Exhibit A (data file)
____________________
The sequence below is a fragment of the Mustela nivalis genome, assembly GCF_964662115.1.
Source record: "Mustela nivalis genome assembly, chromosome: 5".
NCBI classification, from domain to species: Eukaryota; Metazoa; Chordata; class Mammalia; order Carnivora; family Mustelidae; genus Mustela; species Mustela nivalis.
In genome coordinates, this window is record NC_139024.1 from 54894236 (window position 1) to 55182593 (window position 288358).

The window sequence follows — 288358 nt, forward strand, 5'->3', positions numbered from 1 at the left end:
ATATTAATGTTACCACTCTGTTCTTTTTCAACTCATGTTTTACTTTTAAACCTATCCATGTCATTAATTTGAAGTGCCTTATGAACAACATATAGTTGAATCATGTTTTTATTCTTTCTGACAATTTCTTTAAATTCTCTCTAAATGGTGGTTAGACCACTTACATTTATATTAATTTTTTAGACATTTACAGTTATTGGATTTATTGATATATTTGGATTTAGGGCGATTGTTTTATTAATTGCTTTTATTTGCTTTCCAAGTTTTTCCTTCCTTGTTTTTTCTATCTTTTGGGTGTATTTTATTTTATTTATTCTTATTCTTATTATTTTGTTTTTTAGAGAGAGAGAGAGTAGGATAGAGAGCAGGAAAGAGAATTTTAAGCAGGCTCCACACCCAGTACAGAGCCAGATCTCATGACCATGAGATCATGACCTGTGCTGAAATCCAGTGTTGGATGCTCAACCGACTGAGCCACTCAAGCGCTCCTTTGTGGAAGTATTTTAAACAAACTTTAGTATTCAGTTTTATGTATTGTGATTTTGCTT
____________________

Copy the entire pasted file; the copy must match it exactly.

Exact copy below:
The sequence below is a fragment of the Mustela nivalis genome, assembly GCF_964662115.1.
Source record: "Mustela nivalis genome assembly, chromosome: 5".
NCBI classification, from domain to species: Eukaryota; Metazoa; Chordata; class Mammalia; order Carnivora; family Mustelidae; genus Mustela; species Mustela nivalis.
In genome coordinates, this window is record NC_139024.1 from 54894236 (window position 1) to 55182593 (window position 288358).

The window sequence follows — 288358 nt, forward strand, 5'->3', positions numbered from 1 at the left end:
ATATTAATGTTACCACTCTGTTCTTTTTCAACTCATGTTTTACTTTTAAACCTATCCATGTCATTAATTTGAAGTGCCTTATGAACAACATATAGTTGAATCATGTTTTTATTCTTTCTGACAATTTCTTTAAATTCTCTCTAAATGGTGGTTAGACCACTTACATTTATATTAATTTTTTAGACATTTACAGTTATTGGATTTATTGATATATTTGGATTTAGGGCGATTGTTTTATTAATTGCTTTTATTTGCTTTCCAAGTTTTTCCTTCCTTGTTTTTTCTATCTTTTGGGTGTATTTTATTTTATTTATTCTTATTCTTATTATTTTGTTTTTTAGAGAGAGAGAGAGTAGGATAGAGAGCAGGAAAGAGAATTTTAAGCAGGCTCCACACCCAGTACAGAGCCAGATCTCATGACCATGAGATCATGACCTGTGCTGAAATCCAGTGTTGGATGCTCAACCGACTGAGCCACTCAAGCGCTCCTTTGTGGAAGTATTTTAAACAAACTTTAGTATTCAGTTTTATGTATTGTGATTTTGCTT